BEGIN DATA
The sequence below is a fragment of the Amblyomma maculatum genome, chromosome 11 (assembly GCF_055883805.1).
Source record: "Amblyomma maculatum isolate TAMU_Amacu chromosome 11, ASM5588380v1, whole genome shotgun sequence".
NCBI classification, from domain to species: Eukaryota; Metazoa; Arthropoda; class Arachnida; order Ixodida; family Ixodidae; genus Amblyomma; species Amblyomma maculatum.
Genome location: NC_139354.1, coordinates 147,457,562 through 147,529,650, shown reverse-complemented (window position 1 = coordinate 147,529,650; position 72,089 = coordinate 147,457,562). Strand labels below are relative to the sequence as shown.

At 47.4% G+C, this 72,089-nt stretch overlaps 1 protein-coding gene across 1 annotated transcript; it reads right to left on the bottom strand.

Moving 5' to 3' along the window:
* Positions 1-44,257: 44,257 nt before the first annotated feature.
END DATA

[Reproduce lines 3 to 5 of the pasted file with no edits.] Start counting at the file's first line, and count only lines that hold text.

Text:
NCBI classification, from domain to species: Eukaryota; Metazoa; Arthropoda; class Arachnida; order Ixodida; family Ixodidae; genus Amblyomma; species Amblyomma maculatum.
Genome location: NC_139354.1, coordinates 147,457,562 through 147,529,650, shown reverse-complemented (window position 1 = coordinate 147,529,650; position 72,089 = coordinate 147,457,562). Strand labels below are relative to the sequence as shown.

At 47.4% G+C, this 72,089-nt stretch overlaps 1 protein-coding gene across 1 annotated transcript; it reads right to left on the bottom strand.